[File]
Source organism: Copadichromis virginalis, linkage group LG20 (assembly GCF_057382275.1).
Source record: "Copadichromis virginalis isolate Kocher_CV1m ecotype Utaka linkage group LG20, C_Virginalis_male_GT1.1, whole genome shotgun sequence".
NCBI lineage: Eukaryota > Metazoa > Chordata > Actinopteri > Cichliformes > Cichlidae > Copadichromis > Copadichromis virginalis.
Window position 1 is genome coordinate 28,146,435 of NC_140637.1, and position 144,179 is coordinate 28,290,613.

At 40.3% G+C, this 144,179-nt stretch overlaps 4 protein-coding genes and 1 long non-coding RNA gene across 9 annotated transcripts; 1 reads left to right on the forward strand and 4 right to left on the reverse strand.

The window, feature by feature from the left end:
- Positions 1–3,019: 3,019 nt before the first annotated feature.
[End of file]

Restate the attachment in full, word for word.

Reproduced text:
Source organism: Copadichromis virginalis, linkage group LG20 (assembly GCF_057382275.1).
Source record: "Copadichromis virginalis isolate Kocher_CV1m ecotype Utaka linkage group LG20, C_Virginalis_male_GT1.1, whole genome shotgun sequence".
NCBI lineage: Eukaryota > Metazoa > Chordata > Actinopteri > Cichliformes > Cichlidae > Copadichromis > Copadichromis virginalis.
Window position 1 is genome coordinate 28,146,435 of NC_140637.1, and position 144,179 is coordinate 28,290,613.

At 40.3% G+C, this 144,179-nt stretch overlaps 4 protein-coding genes and 1 long non-coding RNA gene across 9 annotated transcripts; 1 reads left to right on the forward strand and 4 right to left on the reverse strand.

The window, feature by feature from the left end:
- Positions 1–3,019: 3,019 nt before the first annotated feature.